Essays in persuasion

Posted: 4 April 2017 in Uncategorized
Tags: , , ,

keynes_color

I’m often asked—by students and readers of this blog—why I include Keynesian economics, alongside neoclassical economics, within mainstream economic theory.

The major reason I do so is because the mainstream debate within the discipline of economics is mostly confined within limits defined by neoclassical economics and Keynesian economics—between (as I explained last year), the conservative invisible hand of free markets and the more liberal visible hand of government intervention.

It’s basically what most students of economics are exposed to their in their micro and macro courses:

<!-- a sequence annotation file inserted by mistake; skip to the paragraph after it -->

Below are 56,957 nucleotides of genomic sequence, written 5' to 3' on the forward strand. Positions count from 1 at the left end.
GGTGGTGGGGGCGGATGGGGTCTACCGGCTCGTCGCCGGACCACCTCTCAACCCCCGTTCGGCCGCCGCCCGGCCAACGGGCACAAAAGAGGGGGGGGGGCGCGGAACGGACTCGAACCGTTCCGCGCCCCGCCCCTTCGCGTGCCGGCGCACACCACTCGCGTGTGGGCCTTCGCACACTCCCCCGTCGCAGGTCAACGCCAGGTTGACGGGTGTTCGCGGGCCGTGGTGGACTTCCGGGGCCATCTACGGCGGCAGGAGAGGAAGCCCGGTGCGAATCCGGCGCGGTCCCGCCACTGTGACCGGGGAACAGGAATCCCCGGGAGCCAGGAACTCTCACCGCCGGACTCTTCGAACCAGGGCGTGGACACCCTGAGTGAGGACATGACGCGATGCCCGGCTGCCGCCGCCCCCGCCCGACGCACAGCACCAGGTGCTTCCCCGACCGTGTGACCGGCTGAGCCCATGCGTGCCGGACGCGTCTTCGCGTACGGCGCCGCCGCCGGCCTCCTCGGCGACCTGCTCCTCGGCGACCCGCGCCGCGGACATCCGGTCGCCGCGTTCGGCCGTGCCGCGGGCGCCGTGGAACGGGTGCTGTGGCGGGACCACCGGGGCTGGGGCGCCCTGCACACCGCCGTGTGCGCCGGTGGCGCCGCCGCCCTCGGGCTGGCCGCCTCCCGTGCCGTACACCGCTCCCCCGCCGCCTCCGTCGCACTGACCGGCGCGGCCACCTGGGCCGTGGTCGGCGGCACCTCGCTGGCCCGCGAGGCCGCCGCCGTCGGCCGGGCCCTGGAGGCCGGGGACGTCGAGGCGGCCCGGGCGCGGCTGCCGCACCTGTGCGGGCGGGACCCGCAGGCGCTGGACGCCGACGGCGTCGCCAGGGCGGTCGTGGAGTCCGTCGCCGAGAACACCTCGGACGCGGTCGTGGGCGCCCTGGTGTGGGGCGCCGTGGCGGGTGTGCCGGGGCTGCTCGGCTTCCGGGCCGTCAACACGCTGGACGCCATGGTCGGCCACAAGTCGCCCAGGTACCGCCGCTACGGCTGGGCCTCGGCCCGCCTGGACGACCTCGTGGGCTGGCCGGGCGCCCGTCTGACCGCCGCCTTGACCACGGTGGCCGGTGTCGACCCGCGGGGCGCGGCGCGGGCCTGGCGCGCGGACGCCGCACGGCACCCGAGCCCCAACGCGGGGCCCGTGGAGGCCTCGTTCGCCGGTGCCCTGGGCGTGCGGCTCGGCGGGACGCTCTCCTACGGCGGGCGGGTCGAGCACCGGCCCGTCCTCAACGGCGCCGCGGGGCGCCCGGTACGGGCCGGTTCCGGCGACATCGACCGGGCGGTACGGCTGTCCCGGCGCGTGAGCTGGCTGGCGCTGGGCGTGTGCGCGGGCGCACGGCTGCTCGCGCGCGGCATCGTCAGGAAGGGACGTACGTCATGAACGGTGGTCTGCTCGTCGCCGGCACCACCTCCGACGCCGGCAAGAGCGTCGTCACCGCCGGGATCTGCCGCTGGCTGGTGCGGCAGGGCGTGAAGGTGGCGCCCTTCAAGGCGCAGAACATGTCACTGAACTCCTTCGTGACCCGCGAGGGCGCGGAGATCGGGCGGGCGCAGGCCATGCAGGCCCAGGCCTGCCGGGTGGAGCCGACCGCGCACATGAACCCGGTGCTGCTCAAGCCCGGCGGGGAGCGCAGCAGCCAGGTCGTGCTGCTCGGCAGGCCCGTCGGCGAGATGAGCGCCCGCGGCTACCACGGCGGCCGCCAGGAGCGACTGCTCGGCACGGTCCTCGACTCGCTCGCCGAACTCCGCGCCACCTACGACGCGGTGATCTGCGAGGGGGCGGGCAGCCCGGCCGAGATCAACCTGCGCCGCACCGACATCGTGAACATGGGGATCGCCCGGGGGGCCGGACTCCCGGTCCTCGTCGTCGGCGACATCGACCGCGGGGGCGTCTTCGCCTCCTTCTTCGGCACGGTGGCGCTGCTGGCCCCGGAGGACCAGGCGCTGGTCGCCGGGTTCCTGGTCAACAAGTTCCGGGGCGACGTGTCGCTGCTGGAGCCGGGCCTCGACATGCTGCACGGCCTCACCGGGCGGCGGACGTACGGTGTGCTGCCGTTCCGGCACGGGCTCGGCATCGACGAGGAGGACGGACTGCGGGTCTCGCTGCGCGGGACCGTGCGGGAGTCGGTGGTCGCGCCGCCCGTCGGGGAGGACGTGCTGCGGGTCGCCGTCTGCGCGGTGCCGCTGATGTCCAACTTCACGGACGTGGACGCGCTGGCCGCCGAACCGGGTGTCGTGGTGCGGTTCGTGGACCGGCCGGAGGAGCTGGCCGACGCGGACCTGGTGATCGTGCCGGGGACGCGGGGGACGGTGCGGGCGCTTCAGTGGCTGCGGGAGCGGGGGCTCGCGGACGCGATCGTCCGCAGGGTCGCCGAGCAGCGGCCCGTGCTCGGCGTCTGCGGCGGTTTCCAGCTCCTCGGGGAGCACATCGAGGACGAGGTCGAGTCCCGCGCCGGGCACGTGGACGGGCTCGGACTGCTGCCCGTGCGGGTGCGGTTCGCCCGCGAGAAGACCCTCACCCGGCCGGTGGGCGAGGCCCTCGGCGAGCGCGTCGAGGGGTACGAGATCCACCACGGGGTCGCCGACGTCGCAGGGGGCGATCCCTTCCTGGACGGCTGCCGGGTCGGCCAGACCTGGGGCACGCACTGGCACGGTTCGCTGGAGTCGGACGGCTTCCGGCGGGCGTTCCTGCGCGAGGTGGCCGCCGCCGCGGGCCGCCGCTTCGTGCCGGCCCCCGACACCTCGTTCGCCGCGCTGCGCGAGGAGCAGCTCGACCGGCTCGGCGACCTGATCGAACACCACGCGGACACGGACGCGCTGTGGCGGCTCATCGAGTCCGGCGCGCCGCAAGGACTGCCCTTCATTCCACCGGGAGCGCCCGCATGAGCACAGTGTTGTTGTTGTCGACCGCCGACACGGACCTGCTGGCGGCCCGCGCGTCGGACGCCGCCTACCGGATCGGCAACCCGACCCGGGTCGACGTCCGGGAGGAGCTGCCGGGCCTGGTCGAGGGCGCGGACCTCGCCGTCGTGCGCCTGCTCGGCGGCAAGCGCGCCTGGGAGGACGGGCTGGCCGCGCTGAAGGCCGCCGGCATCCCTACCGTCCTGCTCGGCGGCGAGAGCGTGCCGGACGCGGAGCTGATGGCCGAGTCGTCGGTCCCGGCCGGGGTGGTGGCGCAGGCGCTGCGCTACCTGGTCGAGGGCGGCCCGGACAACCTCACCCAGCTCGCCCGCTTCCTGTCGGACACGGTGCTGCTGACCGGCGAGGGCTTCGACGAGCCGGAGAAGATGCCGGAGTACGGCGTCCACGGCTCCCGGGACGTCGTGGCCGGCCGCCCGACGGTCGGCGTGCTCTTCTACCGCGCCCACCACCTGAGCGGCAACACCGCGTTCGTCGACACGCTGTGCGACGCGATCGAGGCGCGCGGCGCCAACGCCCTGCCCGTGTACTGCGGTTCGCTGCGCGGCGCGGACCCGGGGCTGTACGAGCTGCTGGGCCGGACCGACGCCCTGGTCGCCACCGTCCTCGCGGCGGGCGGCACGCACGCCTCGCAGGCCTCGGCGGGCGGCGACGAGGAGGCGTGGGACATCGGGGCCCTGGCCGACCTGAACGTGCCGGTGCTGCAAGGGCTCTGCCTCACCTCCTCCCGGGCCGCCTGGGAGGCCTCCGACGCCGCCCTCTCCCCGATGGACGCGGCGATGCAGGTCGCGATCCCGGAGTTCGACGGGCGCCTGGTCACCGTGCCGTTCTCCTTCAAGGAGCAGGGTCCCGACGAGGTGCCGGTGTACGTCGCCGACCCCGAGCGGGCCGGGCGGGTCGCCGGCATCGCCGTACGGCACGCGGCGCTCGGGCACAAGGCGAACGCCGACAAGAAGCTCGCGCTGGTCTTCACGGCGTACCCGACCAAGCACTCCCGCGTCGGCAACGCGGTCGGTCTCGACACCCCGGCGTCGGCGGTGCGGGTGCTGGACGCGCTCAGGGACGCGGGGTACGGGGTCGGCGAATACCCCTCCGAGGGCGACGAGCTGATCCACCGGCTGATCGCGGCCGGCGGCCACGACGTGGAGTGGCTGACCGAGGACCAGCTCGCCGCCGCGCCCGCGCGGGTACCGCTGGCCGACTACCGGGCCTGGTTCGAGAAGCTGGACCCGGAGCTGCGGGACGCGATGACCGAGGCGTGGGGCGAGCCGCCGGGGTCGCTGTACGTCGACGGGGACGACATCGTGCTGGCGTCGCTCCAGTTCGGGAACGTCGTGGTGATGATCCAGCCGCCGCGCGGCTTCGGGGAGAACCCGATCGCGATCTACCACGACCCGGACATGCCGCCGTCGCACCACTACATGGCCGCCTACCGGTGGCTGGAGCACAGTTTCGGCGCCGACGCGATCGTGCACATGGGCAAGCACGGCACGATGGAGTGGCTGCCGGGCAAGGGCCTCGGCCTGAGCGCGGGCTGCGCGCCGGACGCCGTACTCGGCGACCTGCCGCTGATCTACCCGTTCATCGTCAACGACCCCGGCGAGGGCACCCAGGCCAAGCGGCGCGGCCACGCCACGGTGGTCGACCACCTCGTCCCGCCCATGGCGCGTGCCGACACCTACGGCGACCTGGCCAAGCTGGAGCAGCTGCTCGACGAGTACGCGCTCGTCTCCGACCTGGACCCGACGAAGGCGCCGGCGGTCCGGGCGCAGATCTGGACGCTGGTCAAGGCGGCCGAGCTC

At the microeconomic level, capitalism (or, as liberals generally refer to it, the market system) has the potential of achieving an efficient allocation of resources. As for the macroeconomy, capitalism is capable of providing stable growth and full employment. Capitalism, therefore, promises the best possible outcomes both for individuals and for the economy as a whole.

Now, while conservative mainstream economists believe that efficiency, growth, and full employment stem from allowing markets to operate freely, liberal mainstream economists argue that markets are often imperfect and therefore the only way to achieve (or at least approximate) those goals is to intervene in and regulate markets. Those are the terms of the mainstream debate in economics, from the origins of modern economic discourse in the late-eighteenth century right on down to the present.